Café culture: pop-up Austrian coffeehouse brings coffee and slices of strudel and Austrian culture to Warsaw
From Mocca to Melange, and from Kleiner Bauner to Einspänner – a pop-up café is bringing Viennese coffeehouse culture to Warsaw. Organised by the Austrian Cultural Forum at its headquarters on Próźna Steet, the “Café Europa” provides a space for culture, debate or to linger over a newspaper – as the Kaffeehaus has done in Vienna for over a century.
The Austrian capital is known for its coffeehouses, which range from ornate ones like Café Central (a magnet for 20th-Century personalities from Freud to Trotsky) to humbler establishments.
According to legend, coffee was introduced to Vienna by 17th-Century nobleman Georg Franz Kolschitzky (a German spelling of Jerzy Franciszek Kulczycki) using beans left behind by the Ottoman Turks as they retreated from the city in 1683.
The coffees carry names that can be impenetrable to outsiders. A Mocca is a small black coffee. A Kleiner Brauner is the same with a dash of milk or cream (order a Großer Brauner for a double). As its name suggests, a Melange is a mix of coffee and frothy milk. The Einspänner is a strong black coffee topped with whipped cream.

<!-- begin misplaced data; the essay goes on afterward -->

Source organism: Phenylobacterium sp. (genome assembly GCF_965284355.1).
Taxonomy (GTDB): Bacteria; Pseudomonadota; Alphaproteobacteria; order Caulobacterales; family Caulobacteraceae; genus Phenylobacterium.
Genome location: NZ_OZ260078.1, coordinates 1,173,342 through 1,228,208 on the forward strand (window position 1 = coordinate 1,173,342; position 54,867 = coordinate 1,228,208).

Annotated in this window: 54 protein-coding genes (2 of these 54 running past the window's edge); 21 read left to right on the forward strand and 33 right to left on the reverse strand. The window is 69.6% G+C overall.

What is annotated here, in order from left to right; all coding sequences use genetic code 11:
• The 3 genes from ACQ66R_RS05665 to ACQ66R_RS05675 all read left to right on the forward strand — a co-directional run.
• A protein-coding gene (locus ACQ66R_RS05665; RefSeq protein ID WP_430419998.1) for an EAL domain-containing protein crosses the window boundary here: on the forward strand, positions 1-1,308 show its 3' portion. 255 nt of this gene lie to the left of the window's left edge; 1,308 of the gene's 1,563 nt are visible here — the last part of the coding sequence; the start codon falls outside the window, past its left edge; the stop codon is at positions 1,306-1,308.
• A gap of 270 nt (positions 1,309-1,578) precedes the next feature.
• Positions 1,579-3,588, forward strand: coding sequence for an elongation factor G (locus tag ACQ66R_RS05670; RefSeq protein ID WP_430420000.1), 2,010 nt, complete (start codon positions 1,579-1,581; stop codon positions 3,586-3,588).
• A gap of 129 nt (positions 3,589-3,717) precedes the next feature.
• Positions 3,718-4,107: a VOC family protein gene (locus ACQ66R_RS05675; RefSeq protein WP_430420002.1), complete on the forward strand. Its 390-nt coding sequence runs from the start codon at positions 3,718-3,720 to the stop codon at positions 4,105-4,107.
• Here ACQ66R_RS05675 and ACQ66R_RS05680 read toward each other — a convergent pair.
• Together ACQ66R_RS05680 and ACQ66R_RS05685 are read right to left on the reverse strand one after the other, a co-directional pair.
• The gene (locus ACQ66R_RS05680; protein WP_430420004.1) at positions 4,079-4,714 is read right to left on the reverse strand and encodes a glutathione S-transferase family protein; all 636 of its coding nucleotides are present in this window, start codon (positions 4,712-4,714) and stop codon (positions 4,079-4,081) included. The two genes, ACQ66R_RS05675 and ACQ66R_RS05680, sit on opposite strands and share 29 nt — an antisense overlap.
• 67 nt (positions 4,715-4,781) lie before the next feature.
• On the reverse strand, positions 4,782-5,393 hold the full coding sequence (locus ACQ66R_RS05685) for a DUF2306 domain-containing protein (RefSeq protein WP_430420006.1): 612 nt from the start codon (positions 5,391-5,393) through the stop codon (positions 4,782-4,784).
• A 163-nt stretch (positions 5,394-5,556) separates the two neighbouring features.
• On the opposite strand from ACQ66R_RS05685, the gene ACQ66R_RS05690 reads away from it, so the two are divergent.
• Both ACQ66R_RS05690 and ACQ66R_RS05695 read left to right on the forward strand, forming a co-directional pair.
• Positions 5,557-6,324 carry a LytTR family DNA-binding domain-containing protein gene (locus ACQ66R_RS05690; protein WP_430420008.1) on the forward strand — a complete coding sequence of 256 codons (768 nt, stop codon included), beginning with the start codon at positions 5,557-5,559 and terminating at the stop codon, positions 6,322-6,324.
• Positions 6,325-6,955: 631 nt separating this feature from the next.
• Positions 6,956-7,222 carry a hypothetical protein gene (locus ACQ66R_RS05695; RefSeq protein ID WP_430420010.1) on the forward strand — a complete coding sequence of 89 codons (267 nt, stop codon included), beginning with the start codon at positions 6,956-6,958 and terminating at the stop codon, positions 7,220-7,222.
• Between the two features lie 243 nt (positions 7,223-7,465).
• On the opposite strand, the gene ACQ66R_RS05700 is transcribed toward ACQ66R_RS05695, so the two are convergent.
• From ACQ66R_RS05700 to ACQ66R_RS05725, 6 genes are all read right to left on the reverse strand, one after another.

These are being served at the “Café Europa” in Warsaw, which runs from October 17 to 26, the Viennese way – on a metal tray with a glass of water. There are also freshly-baked cakes, including Sachertorte and Apfelstrudel.
Organised with Vienna’s Café Korb, the pop-up serves coffee from another Viennese institution, Julius Meinl, which has been roasting it since 1862. Traditional details include bentwood chairs and coat stands, along with newspapers fixed to wooden rods.
“The coffeehouse has its roots in Vienna – but also in other European cities. It is a common European denominator,” Ruper Weinmann, director of the Austrian Cultural Forum, told The First News in an interview.
In Warsaw since 1965, the Forum (initially called the Austrian Cultural Institute) was the first institution of its kind to be established behind the Iron Curtain. From the start, it has been based on the historical Próźna Street.
Over fifty years later, the Forum continues to offer a lively calendar of events in Warsaw and around Poland, from exhibitions to concerts.
“We present a modern image of Austrian culture, based on various forms of creativity, including dance, design and literature,” said Weinmann.
Drawing on the Viennese coffeehouse’s heritage as a cultural venue, the Forum is hosting several events during the pop-up café, including a cabaret evening, a piano concert and a panel discussion entitled “The Danube – river of memory”.